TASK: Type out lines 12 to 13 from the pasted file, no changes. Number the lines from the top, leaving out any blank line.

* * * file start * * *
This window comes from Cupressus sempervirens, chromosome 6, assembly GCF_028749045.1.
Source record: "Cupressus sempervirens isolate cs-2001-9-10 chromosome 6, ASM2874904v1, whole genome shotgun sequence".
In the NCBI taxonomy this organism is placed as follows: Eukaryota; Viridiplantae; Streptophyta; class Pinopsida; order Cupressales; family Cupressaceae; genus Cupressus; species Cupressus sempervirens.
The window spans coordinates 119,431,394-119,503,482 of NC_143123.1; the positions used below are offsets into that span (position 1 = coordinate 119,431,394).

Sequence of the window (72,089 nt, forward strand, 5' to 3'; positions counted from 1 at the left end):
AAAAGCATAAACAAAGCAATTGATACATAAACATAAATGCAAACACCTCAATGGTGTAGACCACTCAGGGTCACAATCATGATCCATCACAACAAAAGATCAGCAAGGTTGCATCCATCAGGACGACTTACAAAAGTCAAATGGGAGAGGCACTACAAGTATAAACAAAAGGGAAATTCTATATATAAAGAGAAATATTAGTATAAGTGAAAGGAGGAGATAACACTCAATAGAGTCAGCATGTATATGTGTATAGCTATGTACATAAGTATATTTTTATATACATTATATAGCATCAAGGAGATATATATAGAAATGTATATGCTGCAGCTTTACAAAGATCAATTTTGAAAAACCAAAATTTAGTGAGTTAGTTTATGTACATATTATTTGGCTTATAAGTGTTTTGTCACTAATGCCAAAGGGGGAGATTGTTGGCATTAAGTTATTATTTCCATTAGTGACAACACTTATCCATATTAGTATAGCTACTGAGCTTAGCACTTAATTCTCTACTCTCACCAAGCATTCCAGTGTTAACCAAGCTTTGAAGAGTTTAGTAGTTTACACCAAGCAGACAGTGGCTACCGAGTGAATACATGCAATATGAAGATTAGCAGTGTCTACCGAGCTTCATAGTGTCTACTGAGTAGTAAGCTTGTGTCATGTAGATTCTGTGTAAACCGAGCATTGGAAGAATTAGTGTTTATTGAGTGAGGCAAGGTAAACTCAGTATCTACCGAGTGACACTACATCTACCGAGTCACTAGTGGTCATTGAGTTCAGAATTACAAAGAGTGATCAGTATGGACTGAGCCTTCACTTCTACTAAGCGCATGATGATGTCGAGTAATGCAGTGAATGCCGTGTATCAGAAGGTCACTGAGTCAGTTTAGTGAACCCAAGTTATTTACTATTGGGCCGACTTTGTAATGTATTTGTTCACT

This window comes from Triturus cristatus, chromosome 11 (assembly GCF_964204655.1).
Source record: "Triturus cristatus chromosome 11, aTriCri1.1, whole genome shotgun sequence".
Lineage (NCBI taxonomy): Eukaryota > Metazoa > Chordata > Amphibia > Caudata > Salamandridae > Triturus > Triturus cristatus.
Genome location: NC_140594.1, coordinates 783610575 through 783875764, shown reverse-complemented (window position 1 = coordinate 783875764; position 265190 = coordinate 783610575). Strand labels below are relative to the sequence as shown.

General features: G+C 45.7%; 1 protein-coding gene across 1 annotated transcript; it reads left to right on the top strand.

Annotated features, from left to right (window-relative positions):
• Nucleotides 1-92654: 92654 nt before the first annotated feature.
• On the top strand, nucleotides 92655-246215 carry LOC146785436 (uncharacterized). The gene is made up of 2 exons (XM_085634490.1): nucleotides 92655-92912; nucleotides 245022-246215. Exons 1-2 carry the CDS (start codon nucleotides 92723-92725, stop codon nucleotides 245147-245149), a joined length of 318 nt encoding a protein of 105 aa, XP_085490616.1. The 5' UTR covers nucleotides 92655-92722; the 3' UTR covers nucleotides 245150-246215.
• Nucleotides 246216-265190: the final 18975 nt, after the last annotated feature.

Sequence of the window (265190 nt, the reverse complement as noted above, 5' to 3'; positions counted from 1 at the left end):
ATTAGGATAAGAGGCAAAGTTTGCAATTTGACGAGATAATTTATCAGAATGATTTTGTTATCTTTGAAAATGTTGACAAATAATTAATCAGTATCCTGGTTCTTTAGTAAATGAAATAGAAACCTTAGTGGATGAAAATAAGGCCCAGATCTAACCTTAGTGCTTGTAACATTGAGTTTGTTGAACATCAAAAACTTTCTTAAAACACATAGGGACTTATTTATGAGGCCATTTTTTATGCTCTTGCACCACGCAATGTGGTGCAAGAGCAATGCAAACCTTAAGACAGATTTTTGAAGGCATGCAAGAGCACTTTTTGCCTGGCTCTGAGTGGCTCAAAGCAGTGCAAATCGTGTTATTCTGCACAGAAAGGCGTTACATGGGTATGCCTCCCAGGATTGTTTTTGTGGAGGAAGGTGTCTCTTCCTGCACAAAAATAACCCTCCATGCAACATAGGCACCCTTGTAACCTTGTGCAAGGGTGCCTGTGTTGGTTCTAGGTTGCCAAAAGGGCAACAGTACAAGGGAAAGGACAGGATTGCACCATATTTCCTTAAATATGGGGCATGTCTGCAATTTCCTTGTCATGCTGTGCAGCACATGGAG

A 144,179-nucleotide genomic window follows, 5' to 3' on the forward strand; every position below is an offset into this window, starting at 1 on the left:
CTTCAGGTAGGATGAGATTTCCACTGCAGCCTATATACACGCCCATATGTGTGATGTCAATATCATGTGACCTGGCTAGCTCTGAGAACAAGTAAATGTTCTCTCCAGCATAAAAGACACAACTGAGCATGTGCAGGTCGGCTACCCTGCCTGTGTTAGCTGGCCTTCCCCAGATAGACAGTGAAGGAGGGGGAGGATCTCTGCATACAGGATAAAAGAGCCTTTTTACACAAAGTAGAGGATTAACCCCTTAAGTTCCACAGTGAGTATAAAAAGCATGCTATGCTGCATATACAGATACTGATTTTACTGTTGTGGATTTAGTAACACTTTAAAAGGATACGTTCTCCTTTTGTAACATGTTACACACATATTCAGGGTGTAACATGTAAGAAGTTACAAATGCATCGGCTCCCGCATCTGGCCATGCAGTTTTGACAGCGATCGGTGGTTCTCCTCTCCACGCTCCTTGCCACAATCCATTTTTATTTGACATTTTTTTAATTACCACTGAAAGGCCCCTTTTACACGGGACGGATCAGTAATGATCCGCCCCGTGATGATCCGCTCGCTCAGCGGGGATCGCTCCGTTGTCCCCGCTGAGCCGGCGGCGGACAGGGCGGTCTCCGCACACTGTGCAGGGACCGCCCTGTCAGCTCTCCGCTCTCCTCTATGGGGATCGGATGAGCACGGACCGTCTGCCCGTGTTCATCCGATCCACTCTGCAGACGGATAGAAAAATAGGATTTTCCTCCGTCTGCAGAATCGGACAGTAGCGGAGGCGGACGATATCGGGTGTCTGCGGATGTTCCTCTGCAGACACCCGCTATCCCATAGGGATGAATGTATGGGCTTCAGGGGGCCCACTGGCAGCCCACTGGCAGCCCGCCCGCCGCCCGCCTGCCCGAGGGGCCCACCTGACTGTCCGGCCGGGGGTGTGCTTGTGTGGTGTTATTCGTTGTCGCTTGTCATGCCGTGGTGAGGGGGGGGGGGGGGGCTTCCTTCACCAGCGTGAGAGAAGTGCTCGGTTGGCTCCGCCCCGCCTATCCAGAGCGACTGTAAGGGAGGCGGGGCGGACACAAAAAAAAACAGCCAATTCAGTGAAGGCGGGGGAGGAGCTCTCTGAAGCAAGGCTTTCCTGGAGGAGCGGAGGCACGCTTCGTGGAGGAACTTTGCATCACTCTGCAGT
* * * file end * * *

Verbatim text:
Annotated features, from left to right (window-relative positions):
• Nucleotides 1-92654: 92654 nt before the first annotated feature.